States within states?
This brings us to the much propagated concept of Muslims creating “states within states,” which is a strange one. Why are Muslim communities singled out within countries while other, often much larger, non-native communities are not questioned and seen as separatist?
Take, for example, the numerous Russian communities living in eastern European and central Asian nations formerly in the Soviet bloc. Or another example would be the settled German migrant communities living in South America and Russia. Why are those communities never viewed as potentially separatist and a danger for the nation-states in which they reside?
In fact, they should be viewed as more dangerous than Muslim communities, as they have states to back them up and to intervene on their behalf. This was seen when Russia annexed the Crimean Peninsula from Ukraine in 2014 on the pretext of protecting the Russian community there which President Vladimir Putin claimed were under threat. Muslims, on the other hand, have no home state to support them or to launch an invasion on their behalf, meaning they are essentially individual, separate, harmless entities who pose no such threat.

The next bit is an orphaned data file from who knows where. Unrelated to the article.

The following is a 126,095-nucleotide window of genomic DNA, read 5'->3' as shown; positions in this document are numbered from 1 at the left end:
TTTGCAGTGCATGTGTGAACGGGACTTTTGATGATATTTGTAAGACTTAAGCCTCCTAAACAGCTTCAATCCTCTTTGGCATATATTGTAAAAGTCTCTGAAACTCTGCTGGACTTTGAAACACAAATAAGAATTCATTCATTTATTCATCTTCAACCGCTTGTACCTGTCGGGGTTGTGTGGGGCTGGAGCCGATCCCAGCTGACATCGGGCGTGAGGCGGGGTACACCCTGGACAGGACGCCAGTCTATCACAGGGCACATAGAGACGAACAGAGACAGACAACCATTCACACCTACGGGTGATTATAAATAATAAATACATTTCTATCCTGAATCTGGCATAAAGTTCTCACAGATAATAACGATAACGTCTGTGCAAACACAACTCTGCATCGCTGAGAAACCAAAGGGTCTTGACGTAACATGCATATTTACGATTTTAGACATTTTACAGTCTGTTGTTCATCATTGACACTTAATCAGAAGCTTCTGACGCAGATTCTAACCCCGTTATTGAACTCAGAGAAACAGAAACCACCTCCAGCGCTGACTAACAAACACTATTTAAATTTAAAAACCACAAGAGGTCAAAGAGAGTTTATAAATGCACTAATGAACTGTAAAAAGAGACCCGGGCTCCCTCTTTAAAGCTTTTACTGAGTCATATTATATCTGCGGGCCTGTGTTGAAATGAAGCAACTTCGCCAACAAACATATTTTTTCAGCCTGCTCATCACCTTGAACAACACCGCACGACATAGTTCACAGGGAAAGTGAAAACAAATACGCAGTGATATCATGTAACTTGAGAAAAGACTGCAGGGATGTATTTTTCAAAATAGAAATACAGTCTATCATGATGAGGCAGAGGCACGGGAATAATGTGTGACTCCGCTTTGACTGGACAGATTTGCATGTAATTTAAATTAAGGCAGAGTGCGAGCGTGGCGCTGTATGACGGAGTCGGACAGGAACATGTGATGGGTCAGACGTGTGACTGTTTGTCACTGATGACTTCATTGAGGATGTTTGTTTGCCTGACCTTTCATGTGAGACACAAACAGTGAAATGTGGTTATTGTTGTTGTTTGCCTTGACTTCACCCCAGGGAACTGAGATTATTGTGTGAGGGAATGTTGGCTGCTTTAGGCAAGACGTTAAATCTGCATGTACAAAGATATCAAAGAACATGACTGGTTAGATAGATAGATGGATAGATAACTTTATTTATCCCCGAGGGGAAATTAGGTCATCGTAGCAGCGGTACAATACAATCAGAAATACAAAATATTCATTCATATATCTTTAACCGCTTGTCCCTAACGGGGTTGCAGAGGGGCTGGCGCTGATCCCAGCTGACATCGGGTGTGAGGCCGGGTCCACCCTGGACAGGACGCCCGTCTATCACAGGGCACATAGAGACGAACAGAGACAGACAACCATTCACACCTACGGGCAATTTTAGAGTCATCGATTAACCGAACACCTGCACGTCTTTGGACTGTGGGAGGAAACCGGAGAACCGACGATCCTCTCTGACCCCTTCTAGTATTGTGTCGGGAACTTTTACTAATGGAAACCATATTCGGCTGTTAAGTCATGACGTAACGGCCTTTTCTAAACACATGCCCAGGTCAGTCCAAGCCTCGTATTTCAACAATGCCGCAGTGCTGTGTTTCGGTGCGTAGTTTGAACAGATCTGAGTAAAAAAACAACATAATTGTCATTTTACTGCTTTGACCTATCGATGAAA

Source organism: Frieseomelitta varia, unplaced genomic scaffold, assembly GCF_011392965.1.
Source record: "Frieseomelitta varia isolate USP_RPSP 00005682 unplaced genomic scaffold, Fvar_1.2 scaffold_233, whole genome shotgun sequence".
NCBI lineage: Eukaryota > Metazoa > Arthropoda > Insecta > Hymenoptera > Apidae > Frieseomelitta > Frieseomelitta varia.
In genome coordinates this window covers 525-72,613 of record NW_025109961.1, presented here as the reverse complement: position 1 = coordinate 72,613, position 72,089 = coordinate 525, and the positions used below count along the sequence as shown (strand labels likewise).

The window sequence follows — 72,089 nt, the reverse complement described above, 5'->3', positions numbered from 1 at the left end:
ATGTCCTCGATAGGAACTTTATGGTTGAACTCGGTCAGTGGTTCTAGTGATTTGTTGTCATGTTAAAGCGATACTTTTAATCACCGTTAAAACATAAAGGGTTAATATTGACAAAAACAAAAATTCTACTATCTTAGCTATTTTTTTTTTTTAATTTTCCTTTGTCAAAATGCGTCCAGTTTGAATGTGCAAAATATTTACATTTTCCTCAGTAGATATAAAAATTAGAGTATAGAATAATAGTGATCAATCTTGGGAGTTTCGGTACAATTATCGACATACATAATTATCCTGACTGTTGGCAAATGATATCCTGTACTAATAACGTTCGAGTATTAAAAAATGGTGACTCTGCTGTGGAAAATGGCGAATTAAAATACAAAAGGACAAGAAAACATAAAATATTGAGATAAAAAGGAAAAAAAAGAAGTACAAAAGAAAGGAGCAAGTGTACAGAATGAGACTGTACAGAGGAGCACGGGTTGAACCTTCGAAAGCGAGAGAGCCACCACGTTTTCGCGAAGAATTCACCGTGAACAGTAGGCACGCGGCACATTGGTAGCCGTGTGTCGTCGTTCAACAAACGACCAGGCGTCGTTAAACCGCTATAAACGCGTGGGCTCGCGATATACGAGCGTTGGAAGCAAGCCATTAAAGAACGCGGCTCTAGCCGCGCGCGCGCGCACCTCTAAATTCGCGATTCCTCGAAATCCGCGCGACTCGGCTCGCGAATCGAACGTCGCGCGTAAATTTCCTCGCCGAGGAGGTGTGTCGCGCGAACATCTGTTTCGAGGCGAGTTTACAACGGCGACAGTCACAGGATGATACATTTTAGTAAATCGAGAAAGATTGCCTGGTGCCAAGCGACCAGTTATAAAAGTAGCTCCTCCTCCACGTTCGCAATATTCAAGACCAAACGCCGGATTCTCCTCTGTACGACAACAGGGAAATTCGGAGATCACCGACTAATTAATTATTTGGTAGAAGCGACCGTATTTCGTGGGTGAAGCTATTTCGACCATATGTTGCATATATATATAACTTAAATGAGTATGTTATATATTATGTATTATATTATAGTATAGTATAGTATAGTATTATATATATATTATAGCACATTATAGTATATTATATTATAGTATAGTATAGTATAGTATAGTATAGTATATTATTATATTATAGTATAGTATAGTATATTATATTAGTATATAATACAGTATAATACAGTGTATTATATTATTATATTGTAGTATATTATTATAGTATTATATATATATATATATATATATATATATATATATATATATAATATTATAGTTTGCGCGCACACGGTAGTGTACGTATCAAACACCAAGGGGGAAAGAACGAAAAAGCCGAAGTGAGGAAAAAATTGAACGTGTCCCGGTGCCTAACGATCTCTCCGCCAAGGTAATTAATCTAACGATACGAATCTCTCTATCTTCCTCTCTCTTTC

In efforts to counter the attacks by extremist and to pacify this vague concept known as political Islam, both France and Austria are setting up their individual plans to create a sort of national version of Islam. The desire to create an Islam of France rather than an Islam in France is nothing new, and successive leaders have for decades been attempting to do so.
As part of Macron’s new bill, for example, imams will be required to be trained within France and in line with standards set by the government. In Austria, too, imams would be legally required to be listed in a national register.
Islam was not like Christendom
This idea of centralising the religion of Islam and institutionalising it, however, has never worked and it will not begin to work even with European intervention. Throughout Islamic history a centralised Muslim authority has never truly existed, as the numerous Muslim empires and caliphates represented a territorial and political unity rather than a religious one. Even then, they did not have authority over the entire Muslim world, but only large masses of it, with smaller emirates and caliphates in regions further away from Damascus, Baghdad, or Istanbul.